Featured Research Archive

  • Many Americans Follow Nontraditional Paths to Retirement

    Jul 30, 2018

    Most U.S. seniors follow nonstandard retirement pathways, such as first transitioning to working part time, leaving and then reentering the workforce, or working past age 70, and cognitive ability and personality can be a predictor of retirement path.

  • The Big Lift Implementation Study: Final Report

    Jun 25, 2018

    The Big Lift is a preschool to third grade collective impact initiative in San Mateo County, California, aimed at improving third grade reading achievement. In the implementation phase, to what extent are community members engaging in collective impact, and how are strategies for the four pillars being implemented?

  • Bridge to Opportunities: Connecting Probationers to High-Wage Jobs

    May 25, 2018

    Probation agencies face significant challenges to helping their clients find jobs, and earn living wages. One program focused on the construction industry aimed to improve the earning potential of individuals on probation in Sacramento County, California.

  • Comparing Physical Activity Across the USA, England and the Netherlands

    May 2, 2018

    Survey participants in the Netherlands, England, and the U.S. showed only minor differences in self-reported levels of physical activity, but data from fitness trackers showed Dutch and English participants were much more active than Americans. Activity also declined sharply with age.

  • How Does Medical Care Spending for Injured Workers Affect Post-Injury Earnings?

    May 2, 2018

    The 2003–2004 California workers' compensation reforms reduced medical care spending for injured workers, particularly those suffering low back injuries. Those workers experienced a larger drop in post-injury earnings relative to other injured workers.

  • Dementia Prevalence in the United States in 2010 and 2012

    Apr 27, 2018

    Evidence from a large nationally representative dataset shows the prevalence of dementia declined from 2010 to 2012 among the population aged 65 and older in the United States.

  • RAND American Truck Driver Panel

    Apr 19, 2018

    The RAND American Truck Driver Panel will help answer many questions about technology, changes in the transportation industry and the impact of those changes on truck drivers.

  • Jobs and Criminal Records

    Mar 16, 2018

    The high number of Americans with criminal records has far-reaching economic consequences, in large part because ex-offenders face significant barriers to being hired. RAND researchers are studying ways of addressing employment and income needs for people with criminal records.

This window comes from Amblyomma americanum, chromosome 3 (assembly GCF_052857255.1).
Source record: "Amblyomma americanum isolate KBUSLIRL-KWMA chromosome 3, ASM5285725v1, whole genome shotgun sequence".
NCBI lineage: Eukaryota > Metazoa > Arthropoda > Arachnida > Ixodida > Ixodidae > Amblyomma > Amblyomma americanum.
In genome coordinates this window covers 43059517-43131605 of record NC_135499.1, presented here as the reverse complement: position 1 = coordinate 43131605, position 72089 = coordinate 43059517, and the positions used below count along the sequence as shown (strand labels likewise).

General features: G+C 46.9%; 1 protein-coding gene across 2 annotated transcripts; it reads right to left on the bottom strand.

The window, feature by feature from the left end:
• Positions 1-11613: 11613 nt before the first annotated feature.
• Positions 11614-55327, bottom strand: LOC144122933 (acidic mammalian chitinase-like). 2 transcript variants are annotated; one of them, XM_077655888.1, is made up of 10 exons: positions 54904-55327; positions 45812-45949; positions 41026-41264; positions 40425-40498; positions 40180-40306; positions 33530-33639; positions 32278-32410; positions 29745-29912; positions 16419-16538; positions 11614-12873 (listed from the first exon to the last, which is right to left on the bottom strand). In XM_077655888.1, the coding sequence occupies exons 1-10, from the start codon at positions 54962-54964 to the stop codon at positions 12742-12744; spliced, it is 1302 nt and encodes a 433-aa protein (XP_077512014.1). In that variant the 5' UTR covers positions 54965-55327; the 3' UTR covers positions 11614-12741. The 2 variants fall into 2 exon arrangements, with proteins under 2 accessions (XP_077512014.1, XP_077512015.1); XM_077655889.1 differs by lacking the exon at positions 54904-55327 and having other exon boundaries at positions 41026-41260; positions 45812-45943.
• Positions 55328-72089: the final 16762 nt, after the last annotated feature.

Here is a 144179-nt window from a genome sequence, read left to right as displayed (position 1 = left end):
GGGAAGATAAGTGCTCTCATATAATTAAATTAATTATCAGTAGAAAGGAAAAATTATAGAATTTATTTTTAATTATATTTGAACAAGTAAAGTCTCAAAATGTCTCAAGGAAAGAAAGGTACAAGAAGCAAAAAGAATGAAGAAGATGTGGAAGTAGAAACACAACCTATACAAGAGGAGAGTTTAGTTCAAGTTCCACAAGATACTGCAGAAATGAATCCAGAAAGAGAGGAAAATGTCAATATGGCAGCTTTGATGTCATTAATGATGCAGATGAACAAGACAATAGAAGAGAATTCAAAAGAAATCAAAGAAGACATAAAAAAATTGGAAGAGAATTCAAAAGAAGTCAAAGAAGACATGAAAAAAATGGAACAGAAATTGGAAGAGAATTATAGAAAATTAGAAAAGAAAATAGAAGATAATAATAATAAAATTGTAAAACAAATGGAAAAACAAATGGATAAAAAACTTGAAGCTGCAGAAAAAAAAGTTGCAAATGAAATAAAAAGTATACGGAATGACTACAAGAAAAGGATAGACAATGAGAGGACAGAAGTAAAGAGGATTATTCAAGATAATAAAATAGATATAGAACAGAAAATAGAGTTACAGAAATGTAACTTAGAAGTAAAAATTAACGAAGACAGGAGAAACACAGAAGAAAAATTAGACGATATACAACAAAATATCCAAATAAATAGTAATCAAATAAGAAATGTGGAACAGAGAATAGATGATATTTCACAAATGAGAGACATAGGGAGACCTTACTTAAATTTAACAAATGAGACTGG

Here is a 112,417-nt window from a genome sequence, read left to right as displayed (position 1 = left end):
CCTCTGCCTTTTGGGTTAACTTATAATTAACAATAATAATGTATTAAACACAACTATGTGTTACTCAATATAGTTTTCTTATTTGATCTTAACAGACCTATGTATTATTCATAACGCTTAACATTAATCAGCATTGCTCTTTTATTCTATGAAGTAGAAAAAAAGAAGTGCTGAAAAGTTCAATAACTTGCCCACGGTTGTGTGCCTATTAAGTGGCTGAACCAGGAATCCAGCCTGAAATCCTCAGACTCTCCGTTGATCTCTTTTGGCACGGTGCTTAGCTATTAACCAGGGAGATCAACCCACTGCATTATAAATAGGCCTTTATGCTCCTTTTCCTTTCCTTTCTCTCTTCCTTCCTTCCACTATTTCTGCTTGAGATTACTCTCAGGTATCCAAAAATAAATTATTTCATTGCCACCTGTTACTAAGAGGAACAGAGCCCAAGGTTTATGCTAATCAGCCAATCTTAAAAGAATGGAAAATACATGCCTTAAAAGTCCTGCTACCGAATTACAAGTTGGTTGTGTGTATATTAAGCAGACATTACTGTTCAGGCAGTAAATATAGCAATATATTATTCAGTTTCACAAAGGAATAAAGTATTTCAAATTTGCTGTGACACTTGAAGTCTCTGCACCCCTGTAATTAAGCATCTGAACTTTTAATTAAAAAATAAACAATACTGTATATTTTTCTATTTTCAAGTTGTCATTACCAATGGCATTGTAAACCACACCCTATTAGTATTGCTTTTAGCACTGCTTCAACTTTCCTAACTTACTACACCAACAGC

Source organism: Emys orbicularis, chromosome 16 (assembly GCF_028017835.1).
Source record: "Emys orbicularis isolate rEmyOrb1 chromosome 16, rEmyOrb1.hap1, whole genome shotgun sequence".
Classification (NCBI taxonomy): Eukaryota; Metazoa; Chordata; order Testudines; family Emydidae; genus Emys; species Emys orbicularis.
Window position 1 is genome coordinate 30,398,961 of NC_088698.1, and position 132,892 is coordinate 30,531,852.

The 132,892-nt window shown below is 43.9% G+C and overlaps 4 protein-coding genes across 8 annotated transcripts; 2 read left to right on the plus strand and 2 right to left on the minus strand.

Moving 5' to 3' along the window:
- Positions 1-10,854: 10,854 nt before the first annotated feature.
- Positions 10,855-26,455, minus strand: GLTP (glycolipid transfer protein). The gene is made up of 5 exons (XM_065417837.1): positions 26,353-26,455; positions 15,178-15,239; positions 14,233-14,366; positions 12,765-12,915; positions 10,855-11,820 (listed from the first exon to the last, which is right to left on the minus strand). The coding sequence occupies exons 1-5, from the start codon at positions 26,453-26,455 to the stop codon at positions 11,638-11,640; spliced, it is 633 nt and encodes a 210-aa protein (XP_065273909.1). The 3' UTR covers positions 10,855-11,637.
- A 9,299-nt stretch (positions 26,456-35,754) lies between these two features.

• Why Unretirement Is Working for Older Americans

    Mar 6, 2018

    Significant numbers of older Americans move in and out of the workforce. One in five workers today is 55 or older. By 2024, that number will be one in four. Older workers report having more meaningful work and more workplace flexibility than their younger peers.

  • What Policies Are Most Effective at Incentivizing Employers to Hire Ex-Offenders?

    Feb 14, 2018

    Ex-offenders are less likely to be hired than members of other disadvantaged groups, and former felons with poor economic outcomes are more likely to return to criminal activity. A survey of 100 employers examined how they responded to incentives to hire people with felony criminal records.

  • How to Incentivize Employers to Hire Ex-Offenders

    Jan 15, 2018

    People with criminal records are marginalized in the labor market. What policies might incentivize employers to hire them? Some options include tax credits and replacement guarantees if an ex-offender proves to be unsuitable once hired.

  • How Jakarta's Traffic Affects Labor Market Outcomes for Women and People with Disabilities

    Dec 28, 2017

    Urban transport costs is a potential barrier to female labor force participation in Indonesia. Jakarta has some of the world's worst traffic, and large urban transport or commuting costs increase the time it takes for women to perform daily activities that take place outside the home.

  • The Uphill Climb: Disparities in STEM Occupations

    Dec 8, 2017